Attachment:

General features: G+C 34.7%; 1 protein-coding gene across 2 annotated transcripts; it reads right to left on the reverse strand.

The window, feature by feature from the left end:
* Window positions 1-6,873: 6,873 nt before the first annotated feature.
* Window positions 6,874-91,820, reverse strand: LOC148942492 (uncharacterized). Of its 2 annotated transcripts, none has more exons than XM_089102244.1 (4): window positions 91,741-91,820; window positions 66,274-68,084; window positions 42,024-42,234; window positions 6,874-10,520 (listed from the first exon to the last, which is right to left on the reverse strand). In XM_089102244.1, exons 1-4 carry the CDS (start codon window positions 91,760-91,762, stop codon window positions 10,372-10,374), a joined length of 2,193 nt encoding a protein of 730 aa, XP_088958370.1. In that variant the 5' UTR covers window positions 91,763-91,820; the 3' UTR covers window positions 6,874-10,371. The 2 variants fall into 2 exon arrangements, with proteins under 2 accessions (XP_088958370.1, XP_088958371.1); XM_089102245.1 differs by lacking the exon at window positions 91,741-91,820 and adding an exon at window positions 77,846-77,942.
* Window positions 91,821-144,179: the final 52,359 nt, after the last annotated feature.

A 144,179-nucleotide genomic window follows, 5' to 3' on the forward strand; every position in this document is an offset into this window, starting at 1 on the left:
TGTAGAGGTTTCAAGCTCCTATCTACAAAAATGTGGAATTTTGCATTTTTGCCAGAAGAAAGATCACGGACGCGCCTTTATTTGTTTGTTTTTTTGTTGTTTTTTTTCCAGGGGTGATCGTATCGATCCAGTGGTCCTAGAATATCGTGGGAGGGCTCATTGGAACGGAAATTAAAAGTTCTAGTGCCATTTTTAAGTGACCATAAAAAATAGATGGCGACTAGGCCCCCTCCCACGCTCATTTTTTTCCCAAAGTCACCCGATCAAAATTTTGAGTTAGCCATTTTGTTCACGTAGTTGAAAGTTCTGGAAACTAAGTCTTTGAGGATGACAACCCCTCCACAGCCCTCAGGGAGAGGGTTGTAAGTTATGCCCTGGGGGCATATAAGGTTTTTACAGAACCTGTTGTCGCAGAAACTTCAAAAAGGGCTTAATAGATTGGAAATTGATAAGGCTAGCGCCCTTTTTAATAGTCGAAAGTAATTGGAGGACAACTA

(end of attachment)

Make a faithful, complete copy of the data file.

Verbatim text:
General features: G+C 34.7%; 1 protein-coding gene across 2 annotated transcripts; it reads right to left on the reverse strand.

The window, feature by feature from the left end:
* Window positions 1-6,873: 6,873 nt before the first annotated feature.
* Window positions 6,874-91,820, reverse strand: LOC148942492 (uncharacterized). Of its 2 annotated transcripts, none has more exons than XM_089102244.1 (4): window positions 91,741-91,820; window positions 66,274-68,084; window positions 42,024-42,234; window positions 6,874-10,520 (listed from the first exon to the last, which is right to left on the reverse strand). In XM_089102244.1, exons 1-4 carry the CDS (start codon window positions 91,760-91,762, stop codon window positions 10,372-10,374), a joined length of 2,193 nt encoding a protein of 730 aa, XP_088958370.1. In that variant the 5' UTR covers window positions 91,763-91,820; the 3' UTR covers window positions 6,874-10,371. The 2 variants fall into 2 exon arrangements, with proteins under 2 accessions (XP_088958370.1, XP_088958371.1); XM_089102245.1 differs by lacking the exon at window positions 91,741-91,820 and adding an exon at window positions 77,846-77,942.
* Window positions 91,821-144,179: the final 52,359 nt, after the last annotated feature.

A 144,179-nucleotide genomic window follows, 5' to 3' on the forward strand; every position in this document is an offset into this window, starting at 1 on the left:
TGTAGAGGTTTCAAGCTCCTATCTACAAAAATGTGGAATTTTGCATTTTTGCCAGAAGAAAGATCACGGACGCGCCTTTATTTGTTTGTTTTTTTGTTGTTTTTTTTCCAGGGGTGATCGTATCGATCCAGTGGTCCTAGAATATCGTGGGAGGGCTCATTGGAACGGAAATTAAAAGTTCTAGTGCCATTTTTAAGTGACCATAAAAAATAGATGGCGACTAGGCCCCCTCCCACGCTCATTTTTTTCCCAAAGTCACCCGATCAAAATTTTGAGTTAGCCATTTTGTTCACGTAGTTGAAAGTTCTGGAAACTAAGTCTTTGAGGATGACAACCCCTCCACAGCCCTCAGGGAGAGGGTTGTAAGTTATGCCCTGGGGGCATATAAGGTTTTTACAGAACCTGTTGTCGCAGAAACTTCAAAAAGGGCTTAATAGATTGGAAATTGATAAGGCTAGCGCCCTTTTTAATAGTCGAAAGTAATTGGAGGACAACTA